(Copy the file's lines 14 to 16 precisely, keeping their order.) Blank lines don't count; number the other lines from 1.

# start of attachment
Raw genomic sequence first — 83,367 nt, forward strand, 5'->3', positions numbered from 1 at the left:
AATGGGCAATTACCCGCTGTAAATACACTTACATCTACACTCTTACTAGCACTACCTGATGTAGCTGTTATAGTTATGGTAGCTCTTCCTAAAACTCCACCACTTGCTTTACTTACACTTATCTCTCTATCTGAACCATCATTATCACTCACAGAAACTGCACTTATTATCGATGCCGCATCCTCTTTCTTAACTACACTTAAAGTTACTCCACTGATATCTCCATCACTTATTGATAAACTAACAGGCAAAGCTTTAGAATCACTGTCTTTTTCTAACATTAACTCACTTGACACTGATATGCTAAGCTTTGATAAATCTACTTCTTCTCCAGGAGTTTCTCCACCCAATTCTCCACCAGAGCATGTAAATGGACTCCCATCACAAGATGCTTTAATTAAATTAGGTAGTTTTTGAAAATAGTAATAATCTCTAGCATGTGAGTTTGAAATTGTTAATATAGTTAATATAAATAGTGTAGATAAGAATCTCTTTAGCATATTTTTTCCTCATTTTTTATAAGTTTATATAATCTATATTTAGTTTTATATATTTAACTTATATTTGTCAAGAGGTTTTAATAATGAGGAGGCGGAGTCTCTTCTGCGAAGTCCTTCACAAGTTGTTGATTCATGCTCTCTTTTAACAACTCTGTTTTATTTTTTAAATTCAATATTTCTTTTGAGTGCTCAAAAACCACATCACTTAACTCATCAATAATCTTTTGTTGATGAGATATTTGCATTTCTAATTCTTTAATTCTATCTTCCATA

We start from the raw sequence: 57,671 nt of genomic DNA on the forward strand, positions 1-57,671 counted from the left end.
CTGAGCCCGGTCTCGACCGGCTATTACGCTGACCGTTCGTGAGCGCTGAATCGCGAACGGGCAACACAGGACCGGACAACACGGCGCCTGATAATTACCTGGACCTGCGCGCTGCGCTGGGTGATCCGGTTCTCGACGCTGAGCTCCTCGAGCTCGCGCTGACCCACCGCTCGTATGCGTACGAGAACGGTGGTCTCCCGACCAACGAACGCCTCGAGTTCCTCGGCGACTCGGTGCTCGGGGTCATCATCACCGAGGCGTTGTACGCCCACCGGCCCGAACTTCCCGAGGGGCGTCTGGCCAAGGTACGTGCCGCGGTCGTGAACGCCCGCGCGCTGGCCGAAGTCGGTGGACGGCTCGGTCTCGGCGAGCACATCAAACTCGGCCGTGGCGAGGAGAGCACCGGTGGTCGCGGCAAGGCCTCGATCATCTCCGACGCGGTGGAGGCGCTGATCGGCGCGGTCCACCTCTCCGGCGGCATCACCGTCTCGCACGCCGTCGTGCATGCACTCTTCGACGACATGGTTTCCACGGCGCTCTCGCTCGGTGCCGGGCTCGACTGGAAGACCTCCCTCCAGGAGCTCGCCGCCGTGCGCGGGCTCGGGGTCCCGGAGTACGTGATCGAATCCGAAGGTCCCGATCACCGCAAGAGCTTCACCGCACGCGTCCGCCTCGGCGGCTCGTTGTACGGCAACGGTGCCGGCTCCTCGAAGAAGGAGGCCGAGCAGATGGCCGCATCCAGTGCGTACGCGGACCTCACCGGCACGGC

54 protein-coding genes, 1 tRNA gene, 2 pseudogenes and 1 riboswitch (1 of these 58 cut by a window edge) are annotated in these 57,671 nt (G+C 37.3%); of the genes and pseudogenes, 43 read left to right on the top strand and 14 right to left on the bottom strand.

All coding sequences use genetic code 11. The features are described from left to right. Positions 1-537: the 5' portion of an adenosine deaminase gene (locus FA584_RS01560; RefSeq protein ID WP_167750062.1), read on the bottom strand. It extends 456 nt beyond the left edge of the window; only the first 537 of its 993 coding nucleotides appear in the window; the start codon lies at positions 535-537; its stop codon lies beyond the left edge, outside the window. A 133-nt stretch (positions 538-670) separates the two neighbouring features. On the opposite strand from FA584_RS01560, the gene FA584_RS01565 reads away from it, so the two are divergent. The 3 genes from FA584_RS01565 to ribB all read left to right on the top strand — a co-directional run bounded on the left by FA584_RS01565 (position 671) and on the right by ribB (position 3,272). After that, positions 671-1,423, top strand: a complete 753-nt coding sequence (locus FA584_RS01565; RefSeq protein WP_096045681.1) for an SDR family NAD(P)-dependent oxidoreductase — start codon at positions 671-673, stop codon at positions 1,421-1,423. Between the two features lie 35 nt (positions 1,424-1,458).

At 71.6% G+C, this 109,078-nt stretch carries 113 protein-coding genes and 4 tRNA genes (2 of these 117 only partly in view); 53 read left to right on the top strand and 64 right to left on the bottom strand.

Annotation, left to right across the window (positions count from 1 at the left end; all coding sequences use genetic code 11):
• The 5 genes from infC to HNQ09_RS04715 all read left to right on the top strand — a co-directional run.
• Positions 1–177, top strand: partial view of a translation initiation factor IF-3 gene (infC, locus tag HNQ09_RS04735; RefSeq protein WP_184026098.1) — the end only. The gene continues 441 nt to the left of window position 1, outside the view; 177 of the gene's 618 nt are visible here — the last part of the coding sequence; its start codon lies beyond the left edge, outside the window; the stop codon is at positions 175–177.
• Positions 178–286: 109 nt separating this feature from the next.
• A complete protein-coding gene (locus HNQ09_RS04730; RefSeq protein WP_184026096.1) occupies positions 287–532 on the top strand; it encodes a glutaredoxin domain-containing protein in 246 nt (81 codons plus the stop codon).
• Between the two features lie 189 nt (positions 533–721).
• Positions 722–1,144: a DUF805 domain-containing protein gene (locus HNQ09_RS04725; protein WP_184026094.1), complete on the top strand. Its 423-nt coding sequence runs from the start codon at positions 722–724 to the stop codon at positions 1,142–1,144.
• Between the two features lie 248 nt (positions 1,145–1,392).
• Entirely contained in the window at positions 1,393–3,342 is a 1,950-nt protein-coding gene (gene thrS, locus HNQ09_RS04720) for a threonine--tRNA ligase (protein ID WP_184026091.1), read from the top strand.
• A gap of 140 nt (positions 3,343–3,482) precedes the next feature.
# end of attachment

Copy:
• Positions 722–1,144: a DUF805 domain-containing protein gene (locus HNQ09_RS04725; protein WP_184026094.1), complete on the top strand. Its 423-nt coding sequence runs from the start codon at positions 722–724 to the stop codon at positions 1,142–1,144.
• Between the two features lie 248 nt (positions 1,145–1,392).
• Entirely contained in the window at positions 1,393–3,342 is a 1,950-nt protein-coding gene (gene thrS, locus HNQ09_RS04720) for a threonine--tRNA ligase (protein ID WP_184026091.1), read from the top strand.